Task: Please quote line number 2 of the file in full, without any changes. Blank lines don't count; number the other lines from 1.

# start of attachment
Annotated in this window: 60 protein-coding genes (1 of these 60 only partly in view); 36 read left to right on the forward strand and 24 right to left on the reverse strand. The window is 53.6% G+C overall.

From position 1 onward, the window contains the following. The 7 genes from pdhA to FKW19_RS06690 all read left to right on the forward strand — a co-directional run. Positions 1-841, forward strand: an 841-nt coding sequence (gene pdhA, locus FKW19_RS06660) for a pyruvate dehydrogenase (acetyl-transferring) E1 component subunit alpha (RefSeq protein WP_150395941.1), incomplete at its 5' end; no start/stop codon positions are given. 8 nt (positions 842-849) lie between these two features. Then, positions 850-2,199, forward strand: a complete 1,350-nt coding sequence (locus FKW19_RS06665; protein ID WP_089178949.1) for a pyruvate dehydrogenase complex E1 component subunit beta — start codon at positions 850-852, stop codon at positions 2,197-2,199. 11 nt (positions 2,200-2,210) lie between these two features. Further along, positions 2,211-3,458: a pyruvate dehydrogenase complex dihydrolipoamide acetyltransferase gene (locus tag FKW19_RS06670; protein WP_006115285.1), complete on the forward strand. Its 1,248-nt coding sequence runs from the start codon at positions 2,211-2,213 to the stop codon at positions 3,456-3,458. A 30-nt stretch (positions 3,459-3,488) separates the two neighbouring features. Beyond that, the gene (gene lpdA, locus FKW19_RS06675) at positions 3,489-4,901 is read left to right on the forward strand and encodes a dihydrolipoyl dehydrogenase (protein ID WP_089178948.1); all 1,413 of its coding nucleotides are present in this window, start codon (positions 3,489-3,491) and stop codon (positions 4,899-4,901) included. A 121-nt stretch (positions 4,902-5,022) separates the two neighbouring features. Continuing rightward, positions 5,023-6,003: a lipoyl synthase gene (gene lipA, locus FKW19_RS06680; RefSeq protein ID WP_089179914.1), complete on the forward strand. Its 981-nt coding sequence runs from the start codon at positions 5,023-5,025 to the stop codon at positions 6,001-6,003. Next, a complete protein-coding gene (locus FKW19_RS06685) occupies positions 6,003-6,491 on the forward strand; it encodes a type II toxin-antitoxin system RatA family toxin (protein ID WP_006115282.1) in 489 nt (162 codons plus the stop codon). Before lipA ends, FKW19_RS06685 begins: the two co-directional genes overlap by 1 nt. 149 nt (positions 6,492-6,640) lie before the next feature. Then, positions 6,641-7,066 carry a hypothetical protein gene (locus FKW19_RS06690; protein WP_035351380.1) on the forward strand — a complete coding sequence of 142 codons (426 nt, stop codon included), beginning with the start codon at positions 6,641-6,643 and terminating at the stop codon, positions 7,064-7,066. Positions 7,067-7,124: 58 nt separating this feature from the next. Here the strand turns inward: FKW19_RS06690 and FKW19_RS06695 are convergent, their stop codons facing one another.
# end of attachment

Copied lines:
From position 1 onward, the window contains the following. The 7 genes from pdhA to FKW19_RS06690 all read left to right on the forward strand — a co-directional run. Positions 1-841, forward strand: an 841-nt coding sequence (gene pdhA, locus FKW19_RS06660) for a pyruvate dehydrogenase (acetyl-transferring) E1 component subunit alpha (RefSeq protein WP_150395941.1), incomplete at its 5' end; no start/stop codon positions are given. 8 nt (positions 842-849) lie between these two features. Then, positions 850-2,199, forward strand: a complete 1,350-nt coding sequence (locus FKW19_RS06665; protein ID WP_089178949.1) for a pyruvate dehydrogenase complex E1 component subunit beta — start codon at positions 850-852, stop codon at positions 2,197-2,199. 11 nt (positions 2,200-2,210) lie between these two features. Further along, positions 2,211-3,458: a pyruvate dehydrogenase complex dihydrolipoamide acetyltransferase gene (locus tag FKW19_RS06670; protein WP_006115285.1), complete on the forward strand. Its 1,248-nt coding sequence runs from the start codon at positions 2,211-2,213 to the stop codon at positions 3,456-3,458. A 30-nt stretch (positions 3,459-3,488) separates the two neighbouring features. Beyond that, the gene (gene lpdA, locus FKW19_RS06675) at positions 3,489-4,901 is read left to right on the forward strand and encodes a dihydrolipoyl dehydrogenase (protein ID WP_089178948.1); all 1,413 of its coding nucleotides are present in this window, start codon (positions 3,489-3,491) and stop codon (positions 4,899-4,901) included. A 121-nt stretch (positions 4,902-5,022) separates the two neighbouring features. Continuing rightward, positions 5,023-6,003: a lipoyl synthase gene (gene lipA, locus FKW19_RS06680; RefSeq protein ID WP_089179914.1), complete on the forward strand. Its 981-nt coding sequence runs from the start codon at positions 5,023-5,025 to the stop codon at positions 6,001-6,003. Next, a complete protein-coding gene (locus FKW19_RS06685) occupies positions 6,003-6,491 on the forward strand; it encodes a type II toxin-antitoxin system RatA family toxin (protein ID WP_006115282.1) in 489 nt (162 codons plus the stop codon). Before lipA ends, FKW19_RS06685 begins: the two co-directional genes overlap by 1 nt. 149 nt (positions 6,492-6,640) lie before the next feature. Then, positions 6,641-7,066 carry a hypothetical protein gene (locus FKW19_RS06690; protein WP_035351380.1) on the forward strand — a complete coding sequence of 142 codons (426 nt, stop codon included), beginning with the start codon at positions 6,641-6,643 and terminating at the stop codon, positions 7,064-7,066. Positions 7,067-7,124: 58 nt separating this feature from the next. Here the strand turns inward: FKW19_RS06690 and FKW19_RS06695 are convergent, their stop codons facing one another.